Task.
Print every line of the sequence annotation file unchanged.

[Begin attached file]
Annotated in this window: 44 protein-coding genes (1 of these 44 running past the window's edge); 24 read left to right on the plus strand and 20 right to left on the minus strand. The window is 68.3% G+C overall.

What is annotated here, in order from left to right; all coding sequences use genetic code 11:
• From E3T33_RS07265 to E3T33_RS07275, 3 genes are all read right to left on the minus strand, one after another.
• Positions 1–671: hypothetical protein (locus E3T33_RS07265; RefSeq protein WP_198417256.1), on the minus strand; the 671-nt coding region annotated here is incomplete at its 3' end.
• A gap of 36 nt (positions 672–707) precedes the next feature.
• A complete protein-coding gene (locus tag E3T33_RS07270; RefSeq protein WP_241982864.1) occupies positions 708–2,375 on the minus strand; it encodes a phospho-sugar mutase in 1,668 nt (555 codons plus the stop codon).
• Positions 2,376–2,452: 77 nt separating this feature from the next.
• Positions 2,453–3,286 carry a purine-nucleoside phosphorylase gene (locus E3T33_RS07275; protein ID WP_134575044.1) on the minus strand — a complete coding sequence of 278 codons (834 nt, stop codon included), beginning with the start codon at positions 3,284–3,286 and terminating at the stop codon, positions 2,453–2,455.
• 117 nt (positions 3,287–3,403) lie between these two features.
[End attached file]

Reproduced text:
Annotated in this window: 44 protein-coding genes (1 of these 44 running past the window's edge); 24 read left to right on the plus strand and 20 right to left on the minus strand. The window is 68.3% G+C overall.

What is annotated here, in order from left to right; all coding sequences use genetic code 11:
• From E3T33_RS07265 to E3T33_RS07275, 3 genes are all read right to left on the minus strand, one after another.
• Positions 1–671: hypothetical protein (locus E3T33_RS07265; RefSeq protein WP_198417256.1), on the minus strand; the 671-nt coding region annotated here is incomplete at its 3' end.
• A gap of 36 nt (positions 672–707) precedes the next feature.
• A complete protein-coding gene (locus tag E3T33_RS07270; RefSeq protein WP_241982864.1) occupies positions 708–2,375 on the minus strand; it encodes a phospho-sugar mutase in 1,668 nt (555 codons plus the stop codon).
• Positions 2,376–2,452: 77 nt separating this feature from the next.
• Positions 2,453–3,286 carry a purine-nucleoside phosphorylase gene (locus E3T33_RS07275; protein ID WP_134575044.1) on the minus strand — a complete coding sequence of 278 codons (834 nt, stop codon included), beginning with the start codon at positions 3,284–3,286 and terminating at the stop codon, positions 2,453–2,455.
• 117 nt (positions 3,287–3,403) lie between these two features.